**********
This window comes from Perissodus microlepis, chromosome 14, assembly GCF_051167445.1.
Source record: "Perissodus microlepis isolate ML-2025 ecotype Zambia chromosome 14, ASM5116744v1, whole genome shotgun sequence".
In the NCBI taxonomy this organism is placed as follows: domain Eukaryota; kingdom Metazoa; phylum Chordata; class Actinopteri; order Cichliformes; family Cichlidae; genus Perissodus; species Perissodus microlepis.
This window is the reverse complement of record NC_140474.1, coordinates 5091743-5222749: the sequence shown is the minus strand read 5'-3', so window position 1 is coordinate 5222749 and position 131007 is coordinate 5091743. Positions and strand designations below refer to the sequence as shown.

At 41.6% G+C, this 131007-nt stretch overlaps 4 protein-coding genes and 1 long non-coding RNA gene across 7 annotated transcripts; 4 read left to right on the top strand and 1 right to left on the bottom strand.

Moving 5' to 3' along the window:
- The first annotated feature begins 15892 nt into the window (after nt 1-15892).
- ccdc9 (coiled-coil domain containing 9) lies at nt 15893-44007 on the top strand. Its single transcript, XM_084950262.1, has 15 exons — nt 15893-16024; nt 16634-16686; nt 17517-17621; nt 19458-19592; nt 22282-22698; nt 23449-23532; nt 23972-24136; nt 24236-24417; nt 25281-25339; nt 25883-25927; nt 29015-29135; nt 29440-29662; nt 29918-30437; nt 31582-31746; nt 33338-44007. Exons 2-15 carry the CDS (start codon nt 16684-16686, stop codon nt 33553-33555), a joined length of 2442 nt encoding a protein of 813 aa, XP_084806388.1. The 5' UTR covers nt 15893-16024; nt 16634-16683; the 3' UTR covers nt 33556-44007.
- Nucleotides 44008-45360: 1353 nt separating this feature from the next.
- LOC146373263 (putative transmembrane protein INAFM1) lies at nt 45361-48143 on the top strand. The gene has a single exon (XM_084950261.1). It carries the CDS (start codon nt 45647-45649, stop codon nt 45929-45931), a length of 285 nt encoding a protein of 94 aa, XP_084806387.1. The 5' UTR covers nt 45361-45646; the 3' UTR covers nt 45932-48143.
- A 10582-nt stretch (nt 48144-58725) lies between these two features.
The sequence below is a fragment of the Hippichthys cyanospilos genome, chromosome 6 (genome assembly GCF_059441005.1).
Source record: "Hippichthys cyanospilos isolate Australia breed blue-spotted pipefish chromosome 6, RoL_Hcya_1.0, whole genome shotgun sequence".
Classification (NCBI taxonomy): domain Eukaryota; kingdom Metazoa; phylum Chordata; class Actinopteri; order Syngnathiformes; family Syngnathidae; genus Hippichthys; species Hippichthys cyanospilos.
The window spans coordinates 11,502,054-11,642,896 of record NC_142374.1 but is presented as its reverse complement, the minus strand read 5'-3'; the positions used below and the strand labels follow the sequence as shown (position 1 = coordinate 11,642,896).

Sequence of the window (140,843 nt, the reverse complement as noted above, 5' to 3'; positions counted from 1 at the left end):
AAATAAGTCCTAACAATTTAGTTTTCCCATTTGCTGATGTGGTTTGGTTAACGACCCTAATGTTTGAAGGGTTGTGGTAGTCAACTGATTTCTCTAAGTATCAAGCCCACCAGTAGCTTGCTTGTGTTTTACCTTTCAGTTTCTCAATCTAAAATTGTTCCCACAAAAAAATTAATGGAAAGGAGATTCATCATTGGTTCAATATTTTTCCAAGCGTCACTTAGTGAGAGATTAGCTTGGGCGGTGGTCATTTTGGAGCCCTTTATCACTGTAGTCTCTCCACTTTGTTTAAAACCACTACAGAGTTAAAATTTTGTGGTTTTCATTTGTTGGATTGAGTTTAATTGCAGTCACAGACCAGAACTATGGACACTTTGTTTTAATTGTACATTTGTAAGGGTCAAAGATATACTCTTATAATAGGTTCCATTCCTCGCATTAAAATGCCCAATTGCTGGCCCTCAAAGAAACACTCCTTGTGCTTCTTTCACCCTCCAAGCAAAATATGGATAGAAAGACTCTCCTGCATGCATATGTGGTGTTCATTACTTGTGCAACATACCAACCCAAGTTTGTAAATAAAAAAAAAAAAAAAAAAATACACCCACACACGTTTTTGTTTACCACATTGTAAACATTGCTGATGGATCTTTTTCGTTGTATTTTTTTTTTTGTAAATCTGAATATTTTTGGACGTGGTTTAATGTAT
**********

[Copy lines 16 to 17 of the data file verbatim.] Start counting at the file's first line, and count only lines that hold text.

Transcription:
Sequence of the window (140,843 nt, the reverse complement as noted above, 5' to 3'; positions counted from 1 at the left end):
AAATAAGTCCTAACAATTTAGTTTTCCCATTTGCTGATGTGGTTTGGTTAACGACCCTAATGTTTGAAGGGTTGTGGTAGTCAACTGATTTCTCTAAGTATCAAGCCCACCAGTAGCTTGCTTGTGTTTTACCTTTCAGTTTCTCAATCTAAAATTGTTCCCACAAAAAAATTAATGGAAAGGAGATTCATCATTGGTTCAATATTTTTCCAAGCGTCACTTAGTGAGAGATTAGCTTGGGCGGTGGTCATTTTGGAGCCCTTTATCACTGTAGTCTCTCCACTTTGTTTAAAACCACTACAGAGTTAAAATTTTGTGGTTTTCATTTGTTGGATTGAGTTTAATTGCAGTCACAGACCAGAACTATGGACACTTTGTTTTAATTGTACATTTGTAAGGGTCAAAGATATACTCTTATAATAGGTTCCATTCCTCGCATTAAAATGCCCAATTGCTGGCCCTCAAAGAAACACTCCTTGTGCTTCTTTCACCCTCCAAGCAAAATATGGATAGAAAGACTCTCCTGCATGCATATGTGGTGTTCATTACTTGTGCAACATACCAACCCAAGTTTGTAAATAAAAAAAAAAAAAAAAAAATACACCCACACACGTTTTTGTTTACCACATTGTAAACATTGCTGATGGATCTTTTTCGTTGTATTTTTTTTTTTGTAAATCTGAATATTTTTGGACGTGGTTTAATGTAT